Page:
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Asthma-like airway inflammation and responses in a rat model of atopic dermatitis induced by neonatal capsaicin treatment

Authors Han RT, Kim S, Choi K, Jwa H, Lee J, Kim HY, Kim HJ, Kim HR, Back SK, Na HS

Received 17 October 2016

Accepted for publication 6 February 2017

Published 18 May 2017 Volume 2017:10 Pages 181—189

DOI https://doi.org/10.2147/JAA.S124902

Checked for plagiarism Yes

Review by Single-blind

Peer reviewers approved by Dr Colin Mak

Peer reviewer comments 3

Editor who approved publication: Dr Amrita Dosanjh

Supplementary video of the scratching behaviors in Sprague Dawley rats

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Rafael Taeho Han,1,2 Sewon Kim,3 Kyungmin Choi,1,2 Hyeonseok Jwa,1,2 JaeHee Lee,1,2 Hye Young Kim,1,2 Hee Jin Kim,4 Hang-Rae Kim,5 Seung Keun Back,6 Heung Sik Na1,2

1Neuroscience Research Institute, 2Department of Physiology, 3Department of Microbiology, College of Medicine, Korea University, Seoul, 4Division of Biological Science and Technology, Science and Technology College, Yonsei University Wonju Campus, Wonju, 5Department of Anatomy, College of Medicine, Seoul National University, Seoul, 6Department of Pharmaceutics and Biotechnology, College of Medical Engineering, Konyang University, Chungnam, South Korea

Abstract: Recent studies have shown that approximately 70% of patients with severe atopic dermatitis (AD) develop asthma. Development of AD in infancy and subsequent other atopic diseases such as asthma in childhood is referred to as atopic march. However, a causal link between the diseases of atopic march has remained largely unaddressed, possibly due to lack of a proper animal model. Recently, we developed an AD rat model showing chronically relapsing dermatitis and scratching behaviors induced by neonatal capsaicin treatment. Here, we investigated whether our model also showed asthmatic changes, with the aim of expanding our AD model into an atopic march model. First, we confirmed that capsaicin treatment (50 mg/kg within 24 h after birth) induced dermatitis and scratching behaviors until 6 weeks of age. After that, the mRNA expression of Th1 and Th2 cytokines, such as IFN-γ and TNF-α, and IL-4, IL-5, and IL-13, respectively, was quantified with quantitative real-time polymerase chain reaction in the skin and the lungs. The number of total cells and eosinophils was counted in bronchoalveolar lavage (BAL) fluid. The levels of IgE in the serum and BAL fluid were determined with enzyme-linked immunosorbent assay. Paraffin-embedded sections (4 μm) were stained with hematoxylin/eosin to analyze the morphology of the lung and the airway. Airway responsiveness was measured in terms of airway resistance and compliance using the flexiVent system. In the capsaicin-treated rats, persistent dermatitis developed, and scratching behaviors increased over several weeks. The levels of IgE in the serum and BAL fluid as well as the mRNA expression of Th2 cytokines, including IL-4, IL-5, and IL-13, in both the skin and the lungs were elevated, and the number of eosinophils in the BAL fluid was also increased in the capsaicin-treated rats compared to control rats. Morphological analysis of the airway revealed smooth muscle hypertrophy and extensive mucus plug in the capsaicin-treated rats. Functional studies demonstrated an increment of the airway resistance and a decrement of lung compliance in the capsaicin-treated rats compared to control rats. Taken together, our findings suggested that neonatal capsaicin treatment induced asthma-like airway inflammation and responses in juvenile rats.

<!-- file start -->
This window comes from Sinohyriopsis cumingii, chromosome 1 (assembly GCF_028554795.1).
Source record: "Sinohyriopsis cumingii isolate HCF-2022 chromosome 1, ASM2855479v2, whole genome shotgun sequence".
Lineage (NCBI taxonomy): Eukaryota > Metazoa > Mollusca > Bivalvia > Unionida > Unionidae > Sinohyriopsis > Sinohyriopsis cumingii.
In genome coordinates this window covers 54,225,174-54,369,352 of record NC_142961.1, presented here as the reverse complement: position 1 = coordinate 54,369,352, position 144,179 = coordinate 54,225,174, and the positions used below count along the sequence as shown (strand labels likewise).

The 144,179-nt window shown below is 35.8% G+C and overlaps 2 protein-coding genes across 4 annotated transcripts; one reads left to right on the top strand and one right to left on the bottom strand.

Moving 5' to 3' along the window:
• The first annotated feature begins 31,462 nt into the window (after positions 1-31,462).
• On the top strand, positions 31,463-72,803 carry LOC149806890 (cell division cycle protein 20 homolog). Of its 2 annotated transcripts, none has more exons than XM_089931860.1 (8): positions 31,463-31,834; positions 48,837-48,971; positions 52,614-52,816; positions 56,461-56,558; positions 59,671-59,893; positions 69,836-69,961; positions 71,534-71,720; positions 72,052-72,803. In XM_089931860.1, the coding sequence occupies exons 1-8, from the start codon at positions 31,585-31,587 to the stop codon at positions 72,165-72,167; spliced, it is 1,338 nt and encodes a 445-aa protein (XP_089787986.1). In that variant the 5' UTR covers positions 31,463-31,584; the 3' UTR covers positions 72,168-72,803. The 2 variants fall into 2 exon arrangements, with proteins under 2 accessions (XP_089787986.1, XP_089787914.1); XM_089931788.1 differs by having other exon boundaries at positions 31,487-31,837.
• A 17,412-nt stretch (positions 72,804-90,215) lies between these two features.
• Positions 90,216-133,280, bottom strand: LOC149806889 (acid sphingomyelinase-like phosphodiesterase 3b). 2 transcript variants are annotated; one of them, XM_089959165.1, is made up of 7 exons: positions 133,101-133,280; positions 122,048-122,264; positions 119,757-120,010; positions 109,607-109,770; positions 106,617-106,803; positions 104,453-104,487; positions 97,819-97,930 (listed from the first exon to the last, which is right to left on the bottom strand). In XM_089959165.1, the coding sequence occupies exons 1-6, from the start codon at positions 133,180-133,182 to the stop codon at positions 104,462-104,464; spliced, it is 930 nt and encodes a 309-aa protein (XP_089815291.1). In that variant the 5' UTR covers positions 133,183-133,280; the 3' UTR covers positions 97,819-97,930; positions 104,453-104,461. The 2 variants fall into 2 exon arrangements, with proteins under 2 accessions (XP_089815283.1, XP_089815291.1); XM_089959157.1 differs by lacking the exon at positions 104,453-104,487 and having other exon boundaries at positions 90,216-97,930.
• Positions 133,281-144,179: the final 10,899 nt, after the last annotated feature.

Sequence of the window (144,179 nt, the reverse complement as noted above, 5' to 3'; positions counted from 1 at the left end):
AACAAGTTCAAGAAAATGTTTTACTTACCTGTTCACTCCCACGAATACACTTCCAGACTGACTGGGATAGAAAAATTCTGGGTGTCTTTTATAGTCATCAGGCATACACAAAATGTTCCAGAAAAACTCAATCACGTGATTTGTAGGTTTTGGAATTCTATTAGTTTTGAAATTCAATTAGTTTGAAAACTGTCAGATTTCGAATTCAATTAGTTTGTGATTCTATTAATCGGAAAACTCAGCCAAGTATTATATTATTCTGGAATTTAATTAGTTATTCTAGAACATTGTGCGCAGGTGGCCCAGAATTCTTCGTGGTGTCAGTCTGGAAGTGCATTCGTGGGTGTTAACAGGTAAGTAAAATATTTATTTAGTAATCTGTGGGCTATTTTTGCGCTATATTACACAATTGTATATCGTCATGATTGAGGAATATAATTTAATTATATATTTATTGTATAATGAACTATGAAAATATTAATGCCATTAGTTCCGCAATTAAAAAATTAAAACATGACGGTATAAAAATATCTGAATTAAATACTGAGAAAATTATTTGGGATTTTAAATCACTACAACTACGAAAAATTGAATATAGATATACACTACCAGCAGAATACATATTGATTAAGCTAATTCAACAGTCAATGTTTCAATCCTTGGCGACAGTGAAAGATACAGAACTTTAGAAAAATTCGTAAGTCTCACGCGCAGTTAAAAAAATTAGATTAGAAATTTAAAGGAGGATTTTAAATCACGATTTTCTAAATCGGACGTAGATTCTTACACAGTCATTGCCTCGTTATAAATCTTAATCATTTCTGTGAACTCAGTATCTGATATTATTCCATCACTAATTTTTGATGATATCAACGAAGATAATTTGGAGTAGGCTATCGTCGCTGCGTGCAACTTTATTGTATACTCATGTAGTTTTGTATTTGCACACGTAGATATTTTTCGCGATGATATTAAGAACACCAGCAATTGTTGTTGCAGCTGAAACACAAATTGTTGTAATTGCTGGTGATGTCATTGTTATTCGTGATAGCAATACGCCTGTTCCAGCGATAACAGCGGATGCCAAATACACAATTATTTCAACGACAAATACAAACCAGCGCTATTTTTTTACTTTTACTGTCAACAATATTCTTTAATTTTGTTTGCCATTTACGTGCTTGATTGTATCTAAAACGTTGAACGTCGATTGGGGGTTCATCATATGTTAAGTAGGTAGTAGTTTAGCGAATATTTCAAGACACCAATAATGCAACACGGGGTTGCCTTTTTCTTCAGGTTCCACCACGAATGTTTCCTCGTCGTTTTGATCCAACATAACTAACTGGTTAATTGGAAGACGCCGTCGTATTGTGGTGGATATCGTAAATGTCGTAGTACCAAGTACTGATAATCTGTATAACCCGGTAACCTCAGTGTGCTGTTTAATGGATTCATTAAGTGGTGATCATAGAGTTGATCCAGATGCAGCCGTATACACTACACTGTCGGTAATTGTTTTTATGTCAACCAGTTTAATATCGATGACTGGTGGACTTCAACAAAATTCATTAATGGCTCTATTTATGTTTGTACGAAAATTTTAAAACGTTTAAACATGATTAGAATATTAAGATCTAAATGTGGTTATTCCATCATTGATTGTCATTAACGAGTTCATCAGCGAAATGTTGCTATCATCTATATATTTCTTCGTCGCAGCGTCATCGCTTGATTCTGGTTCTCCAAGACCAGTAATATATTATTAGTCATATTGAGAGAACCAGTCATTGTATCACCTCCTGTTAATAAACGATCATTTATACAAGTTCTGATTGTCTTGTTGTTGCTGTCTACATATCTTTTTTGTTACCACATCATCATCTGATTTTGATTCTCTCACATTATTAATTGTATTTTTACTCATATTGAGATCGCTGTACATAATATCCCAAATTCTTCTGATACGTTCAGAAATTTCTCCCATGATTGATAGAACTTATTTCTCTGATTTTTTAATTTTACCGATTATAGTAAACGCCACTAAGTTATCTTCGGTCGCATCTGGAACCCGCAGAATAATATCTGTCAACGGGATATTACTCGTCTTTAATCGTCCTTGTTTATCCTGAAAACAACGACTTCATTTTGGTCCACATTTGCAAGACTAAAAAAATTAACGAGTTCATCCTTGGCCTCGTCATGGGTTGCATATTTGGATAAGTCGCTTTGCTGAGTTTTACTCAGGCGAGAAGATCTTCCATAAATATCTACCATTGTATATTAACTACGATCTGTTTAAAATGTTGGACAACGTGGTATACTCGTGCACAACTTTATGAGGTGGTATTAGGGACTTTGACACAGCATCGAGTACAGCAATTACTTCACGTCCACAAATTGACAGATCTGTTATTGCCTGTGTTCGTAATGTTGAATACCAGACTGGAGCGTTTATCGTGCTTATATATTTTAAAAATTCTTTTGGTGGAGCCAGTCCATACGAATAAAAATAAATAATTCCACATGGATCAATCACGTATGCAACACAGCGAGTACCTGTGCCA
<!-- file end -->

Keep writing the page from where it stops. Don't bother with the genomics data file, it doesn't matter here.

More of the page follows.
Keywords: atopic march, scratching, cytokines, eosinophils, BAL fluid, pruritus, flexiVent, airway hypertrophy and remodelling
 

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